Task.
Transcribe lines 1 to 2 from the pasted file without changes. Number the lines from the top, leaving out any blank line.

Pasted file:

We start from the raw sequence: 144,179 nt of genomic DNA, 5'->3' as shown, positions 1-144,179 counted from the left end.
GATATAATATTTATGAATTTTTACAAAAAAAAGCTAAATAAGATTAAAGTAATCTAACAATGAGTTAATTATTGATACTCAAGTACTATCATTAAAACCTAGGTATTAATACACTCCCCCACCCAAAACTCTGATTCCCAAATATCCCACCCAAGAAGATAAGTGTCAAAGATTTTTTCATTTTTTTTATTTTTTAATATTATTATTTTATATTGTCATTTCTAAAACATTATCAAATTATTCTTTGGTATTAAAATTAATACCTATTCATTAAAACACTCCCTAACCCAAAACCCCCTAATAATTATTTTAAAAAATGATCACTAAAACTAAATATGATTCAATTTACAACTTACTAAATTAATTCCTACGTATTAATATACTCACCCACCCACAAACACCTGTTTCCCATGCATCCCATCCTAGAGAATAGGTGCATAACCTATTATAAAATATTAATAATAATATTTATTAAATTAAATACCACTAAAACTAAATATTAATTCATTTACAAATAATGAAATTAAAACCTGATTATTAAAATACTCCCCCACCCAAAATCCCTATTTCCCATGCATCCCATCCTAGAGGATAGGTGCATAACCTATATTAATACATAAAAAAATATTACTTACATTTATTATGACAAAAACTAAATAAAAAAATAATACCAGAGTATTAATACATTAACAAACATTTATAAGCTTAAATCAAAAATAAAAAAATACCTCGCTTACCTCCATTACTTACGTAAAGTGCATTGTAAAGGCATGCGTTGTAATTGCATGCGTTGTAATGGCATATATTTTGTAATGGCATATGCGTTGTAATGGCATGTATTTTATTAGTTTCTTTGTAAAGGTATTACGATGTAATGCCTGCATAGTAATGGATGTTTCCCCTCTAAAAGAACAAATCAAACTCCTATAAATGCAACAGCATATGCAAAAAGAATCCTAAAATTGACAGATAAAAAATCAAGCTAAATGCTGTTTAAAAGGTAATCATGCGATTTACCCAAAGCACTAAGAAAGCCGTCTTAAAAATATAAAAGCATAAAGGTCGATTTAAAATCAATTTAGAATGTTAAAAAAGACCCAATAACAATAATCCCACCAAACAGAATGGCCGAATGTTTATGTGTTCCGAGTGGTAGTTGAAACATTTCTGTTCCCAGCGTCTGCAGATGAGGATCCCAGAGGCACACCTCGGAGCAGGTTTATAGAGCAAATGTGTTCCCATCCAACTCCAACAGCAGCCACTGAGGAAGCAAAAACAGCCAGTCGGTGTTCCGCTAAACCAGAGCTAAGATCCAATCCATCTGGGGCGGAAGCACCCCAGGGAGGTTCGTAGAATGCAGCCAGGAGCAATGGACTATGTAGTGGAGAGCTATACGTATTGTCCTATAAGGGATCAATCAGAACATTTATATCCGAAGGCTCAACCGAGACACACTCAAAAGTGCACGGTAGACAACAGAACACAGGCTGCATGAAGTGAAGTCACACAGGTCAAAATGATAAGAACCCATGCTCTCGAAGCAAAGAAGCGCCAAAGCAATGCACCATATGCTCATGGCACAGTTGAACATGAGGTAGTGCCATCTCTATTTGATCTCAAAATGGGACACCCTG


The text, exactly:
We start from the raw sequence: 144,179 nt of genomic DNA, 5'->3' as shown, positions 1-144,179 counted from the left end.
GATATAATATTTATGAATTTTTACAAAAAAAAGCTAAATAAGATTAAAGTAATCTAACAATGAGTTAATTATTGATACTCAAGTACTATCATTAAAACCTAGGTATTAATACACTCCCCCACCCAAAACTCTGATTCCCAAATATCCCACCCAAGAAGATAAGTGTCAAAGATTTTTTCATTTTTTTTATTTTTTAATATTATTATTTTATATTGTCATTTCTAAAACATTATCAAATTATTCTTTGGTATTAAAATTAATACCTATTCATTAAAACACTCCCTAACCCAAAACCCCCTAATAATTATTTTAAAAAATGATCACTAAAACTAAATATGATTCAATTTACAACTTACTAAATTAATTCCTACGTATTAATATACTCACCCACCCACAAACACCTGTTTCCCATGCATCCCATCCTAGAGAATAGGTGCATAACCTATTATAAAATATTAATAATAATATTTATTAAATTAAATACCACTAAAACTAAATATTAATTCATTTACAAATAATGAAATTAAAACCTGATTATTAAAATACTCCCCCACCCAAAATCCCTATTTCCCATGCATCCCATCCTAGAGGATAGGTGCATAACCTATATTAATACATAAAAAAATATTACTTACATTTATTATGACAAAAACTAAATAAAAAAATAATACCAGAGTATTAATACATTAACAAACATTTATAAGCTTAAATCAAAAATAAAAAAATACCTCGCTTACCTCCATTACTTACGTAAAGTGCATTGTAAAGGCATGCGTTGTAATTGCATGCGTTGTAATGGCATATATTTTGTAATGGCATATGCGTTGTAATGGCATGTATTTTATTAGTTTCTTTGTAAAGGTATTACGATGTAATGCCTGCATAGTAATGGATGTTTCCCCTCTAAAAGAACAAATCAAACTCCTATAAATGCAACAGCATATGCAAAAAGAATCCTAAAATTGACAGATAAAAAATCAAGCTAAATGCTGTTTAAAAGGTAATCATGCGATTTACCCAAAGCACTAAGAAAGCCGTCTTAAAAATATAAAAGCATAAAGGTCGATTTAAAATCAATTTAGAATGTTAAAAAAGACCCAATAACAATAATCCCACCAAACAGAATGGCCGAATGTTTATGTGTTCCGAGTGGTAGTTGAAACATTTCTGTTCCCAGCGTCTGCAGATGAGGATCCCAGAGGCACACCTCGGAGCAGGTTTATAGAGCAAATGTGTTCCCATCCAACTCCAACAGCAGCCACTGAGGAAGCAAAAACAGCCAGTCGGTGTTCCGCTAAACCAGAGCTAAGATCCAATCCATCTGGGGCGGAAGCACCCCAGGGAGGTTCGTAGAATGCAGCCAGGAGCAATGGACTATGTAGTGGAGAGCTATACGTATTGTCCTATAAGGGATCAATCAGAACATTTATATCCGAAGGCTCAACCGAGACACACTCAAAAGTGCACGGTAGACAACAGAACACAGGCTGCATGAAGTGAAGTCACACAGGTCAAAATGATAAGAACCCATGCTCTCGAAGCAAAGAAGCGCCAAAGCAATGCACCATATGCTCATGGCACAGTTGAACATGAGGTAGTGCCATCTCTATTTGATCTCAAAATGGGACACCCTG